Archive for the ‘2013, You Guys!’ Category


A swelling-faced Colby Rasmus leaves the field in the middle of the first inning.


The Jays have finally given the medical update on Colby Rasmus, and it’s actually not so bad. Meaning, mind you, in this season of broken dreams (and now broken faces) that it’s not catastrophic– and that his vision is fine. Rasmus is, however, shut down for the season, and while preliminary X-rays showed no broken bones, he’s remaining in the hospital for further tests, and they’ll be able to tell for sure what’s going on once the swelling goes down.

Don’t believe me? Here are the relevant tweets:

Original Post: 

There isn’t a whole lot for me to do here but to completely ape the work done by theScore‘s Blake Murphy, so… let’s do that. And while I’m at it, let’s make a pitch for my employers, and remind you that you already would have seen all of this on your fancy mobile device if you had only downloaded the spectacular-looking and real-time news update-filled theScore app.

Or maybe that’s too light approach to take for the opening of a post on somebody who has wound up in the hospital– especially when it’s a player in the midst of what’s hopefully a breakout season (and not another 2010-like tease preceding two years in the wilderness). Not only that, but when it’s an injury to not just his face, but in the area of his eye, which is vital to not just his career, but his quality of life.

Of course, now I’ve probably erred on the side of being a little too heavy about it, but I think that’s OK. Let’s hope that’s the case and this is all very precautionary.

In case you missed the game tonight, Colby Rasmus wasn’t a late scratch from the Jays’ lineup tonight, technically. He was in the starting lineup and would have taken an at-bat in the top of the first inning, had his turn come up. It didn’t, so he took the field with his teammates and set about warming up to play some defence.

It was at that point that this happened (GIF by way of Kazuto Yamazaki via NESN):

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Through even the most optimistic set of eyes the 2013 Toronto Blue Jays season has been an unrivalled disaster. The most sadistic of pre-season predictions could not possibly have foretold so many consecutive months of let downs, bad news, and frustrating results.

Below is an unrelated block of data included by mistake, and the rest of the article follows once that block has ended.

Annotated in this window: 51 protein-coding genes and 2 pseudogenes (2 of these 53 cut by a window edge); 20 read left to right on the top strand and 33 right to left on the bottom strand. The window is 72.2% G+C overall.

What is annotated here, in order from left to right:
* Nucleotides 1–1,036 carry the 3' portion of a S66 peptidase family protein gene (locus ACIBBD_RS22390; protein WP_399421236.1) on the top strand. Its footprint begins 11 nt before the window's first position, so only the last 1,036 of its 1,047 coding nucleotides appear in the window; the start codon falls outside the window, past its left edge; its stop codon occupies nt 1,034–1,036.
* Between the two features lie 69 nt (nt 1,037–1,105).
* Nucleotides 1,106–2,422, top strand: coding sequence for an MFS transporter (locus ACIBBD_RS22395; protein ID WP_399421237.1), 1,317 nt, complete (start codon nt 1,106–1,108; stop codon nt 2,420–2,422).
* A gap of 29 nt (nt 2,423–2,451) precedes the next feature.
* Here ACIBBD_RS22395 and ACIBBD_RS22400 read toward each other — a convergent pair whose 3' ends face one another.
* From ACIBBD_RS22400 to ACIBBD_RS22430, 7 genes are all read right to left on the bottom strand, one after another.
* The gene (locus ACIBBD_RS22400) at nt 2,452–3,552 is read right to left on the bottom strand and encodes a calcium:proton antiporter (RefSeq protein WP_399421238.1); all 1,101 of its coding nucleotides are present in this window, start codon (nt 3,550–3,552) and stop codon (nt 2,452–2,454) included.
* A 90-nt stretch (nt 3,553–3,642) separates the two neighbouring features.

As summer now sits in our rear view mirror and the cold fronts of autumn drag our finest sweaters out of our closets and onto Drake’s new album, it is time to once again take stock of what is before us as we dig in for another winter filled with big expectations.

However unnecessary as it may seem, there are still a handful of baseball games left that the Toronto Blue Jays are contractually obligated to complete. As die hard fans of the team it can start to become a very existential time of year, as the questions of “Why am I even doing this?” start to creep up alongside the realization that another summer went by without you going to the gym like you said you would. At least bathing suit season is over.

It is in the spirit of those hardcore fans that I present this list of the five best reasons to continue watching the Toronto Blue Jays 2013 season.

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Even those of us who have been softest on Alex Anthopoulos and the Jays through this disastrous season– guilty as charged!– understand that changes need to be made to the Blue Jays. As we take a frustratingly long look ahead to April of 2014, coming to the realization that the possibility of a splashy winter on par with last year’s is pretty remote, it means convincing fans that things are still on the right track is almost certainly going to be a tough sell for Alex Anthopoulos and Paul Beeston.

It’s not as though they’re unfamiliar with the task– they’ve been faced with that possibility ahead of every other off-season since J.P. Ricciardi made his exit. But this time it’s different. This time there’s got to be significant pressure from Rogers to keep momentum going after a strong year at the gate, and a lot of money spent and committed to the next two seasons.